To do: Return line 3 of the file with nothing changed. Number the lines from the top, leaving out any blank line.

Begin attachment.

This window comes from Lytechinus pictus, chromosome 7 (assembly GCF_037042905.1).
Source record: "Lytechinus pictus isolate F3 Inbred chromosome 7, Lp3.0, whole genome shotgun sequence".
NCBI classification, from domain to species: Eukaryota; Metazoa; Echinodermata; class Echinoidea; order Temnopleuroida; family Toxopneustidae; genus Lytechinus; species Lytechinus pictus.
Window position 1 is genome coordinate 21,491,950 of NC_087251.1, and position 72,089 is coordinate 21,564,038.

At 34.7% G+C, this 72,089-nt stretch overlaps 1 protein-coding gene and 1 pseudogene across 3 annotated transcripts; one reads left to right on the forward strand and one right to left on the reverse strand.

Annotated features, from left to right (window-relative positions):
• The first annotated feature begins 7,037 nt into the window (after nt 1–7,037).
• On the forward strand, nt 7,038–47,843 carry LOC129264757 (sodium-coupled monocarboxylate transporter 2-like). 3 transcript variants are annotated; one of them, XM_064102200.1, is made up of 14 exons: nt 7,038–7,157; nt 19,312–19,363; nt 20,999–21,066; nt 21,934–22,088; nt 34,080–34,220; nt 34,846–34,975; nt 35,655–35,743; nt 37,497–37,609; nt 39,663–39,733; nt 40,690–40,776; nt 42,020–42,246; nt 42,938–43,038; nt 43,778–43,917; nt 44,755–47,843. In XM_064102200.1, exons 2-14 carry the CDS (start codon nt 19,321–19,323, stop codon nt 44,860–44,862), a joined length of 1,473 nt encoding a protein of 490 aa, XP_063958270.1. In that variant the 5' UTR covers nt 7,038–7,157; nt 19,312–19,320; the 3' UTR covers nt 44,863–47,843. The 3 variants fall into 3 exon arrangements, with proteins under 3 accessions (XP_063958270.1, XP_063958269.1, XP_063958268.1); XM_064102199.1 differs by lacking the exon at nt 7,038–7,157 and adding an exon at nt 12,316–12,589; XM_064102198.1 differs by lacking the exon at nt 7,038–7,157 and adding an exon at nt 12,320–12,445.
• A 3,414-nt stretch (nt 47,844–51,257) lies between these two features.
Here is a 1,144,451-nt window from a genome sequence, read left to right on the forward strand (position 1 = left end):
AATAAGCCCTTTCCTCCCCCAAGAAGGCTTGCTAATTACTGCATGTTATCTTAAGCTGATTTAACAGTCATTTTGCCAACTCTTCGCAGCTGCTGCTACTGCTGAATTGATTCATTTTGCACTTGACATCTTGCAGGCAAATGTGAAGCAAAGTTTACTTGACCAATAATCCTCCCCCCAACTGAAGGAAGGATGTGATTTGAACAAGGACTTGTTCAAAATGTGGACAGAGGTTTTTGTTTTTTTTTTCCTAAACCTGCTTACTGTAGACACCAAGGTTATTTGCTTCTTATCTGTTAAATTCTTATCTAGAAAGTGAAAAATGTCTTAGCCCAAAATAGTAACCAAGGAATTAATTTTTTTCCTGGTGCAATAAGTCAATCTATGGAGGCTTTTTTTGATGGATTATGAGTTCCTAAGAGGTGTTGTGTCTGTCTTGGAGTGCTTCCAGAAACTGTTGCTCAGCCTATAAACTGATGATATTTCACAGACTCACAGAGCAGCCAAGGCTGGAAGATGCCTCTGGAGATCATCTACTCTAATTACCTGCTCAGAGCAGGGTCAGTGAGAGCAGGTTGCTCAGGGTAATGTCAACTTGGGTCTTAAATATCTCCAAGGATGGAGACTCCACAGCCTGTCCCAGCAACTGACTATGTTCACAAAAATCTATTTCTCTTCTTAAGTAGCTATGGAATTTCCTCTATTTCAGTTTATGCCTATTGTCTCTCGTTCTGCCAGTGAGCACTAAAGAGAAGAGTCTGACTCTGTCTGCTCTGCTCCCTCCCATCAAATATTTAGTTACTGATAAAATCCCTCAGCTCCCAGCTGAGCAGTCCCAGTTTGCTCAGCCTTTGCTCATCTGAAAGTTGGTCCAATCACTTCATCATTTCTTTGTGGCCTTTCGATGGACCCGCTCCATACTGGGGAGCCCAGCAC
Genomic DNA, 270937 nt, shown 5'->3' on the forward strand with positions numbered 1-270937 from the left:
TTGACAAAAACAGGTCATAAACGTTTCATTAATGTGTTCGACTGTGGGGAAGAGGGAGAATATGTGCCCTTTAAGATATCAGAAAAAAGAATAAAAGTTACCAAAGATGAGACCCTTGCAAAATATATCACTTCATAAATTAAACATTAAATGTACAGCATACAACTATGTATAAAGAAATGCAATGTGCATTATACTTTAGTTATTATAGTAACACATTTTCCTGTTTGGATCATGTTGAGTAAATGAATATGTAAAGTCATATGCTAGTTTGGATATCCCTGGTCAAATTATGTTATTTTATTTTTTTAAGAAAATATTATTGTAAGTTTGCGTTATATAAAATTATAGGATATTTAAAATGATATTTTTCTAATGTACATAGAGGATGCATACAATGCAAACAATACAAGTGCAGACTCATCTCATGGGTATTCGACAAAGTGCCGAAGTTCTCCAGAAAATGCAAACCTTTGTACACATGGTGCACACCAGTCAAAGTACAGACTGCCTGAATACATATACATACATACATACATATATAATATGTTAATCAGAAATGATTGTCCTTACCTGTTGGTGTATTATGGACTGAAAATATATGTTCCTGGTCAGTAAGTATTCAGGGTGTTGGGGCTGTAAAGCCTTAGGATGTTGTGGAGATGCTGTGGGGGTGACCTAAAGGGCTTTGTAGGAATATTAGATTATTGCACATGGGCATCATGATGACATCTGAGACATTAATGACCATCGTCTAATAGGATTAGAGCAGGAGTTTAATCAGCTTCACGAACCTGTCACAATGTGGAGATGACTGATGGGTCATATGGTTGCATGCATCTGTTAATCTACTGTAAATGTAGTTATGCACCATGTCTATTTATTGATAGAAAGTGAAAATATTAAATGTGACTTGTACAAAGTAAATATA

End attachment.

NCBI classification, from domain to species: Eukaryota; Metazoa; Echinodermata; class Echinoidea; order Temnopleuroida; family Toxopneustidae; genus Lytechinus; species Lytechinus pictus.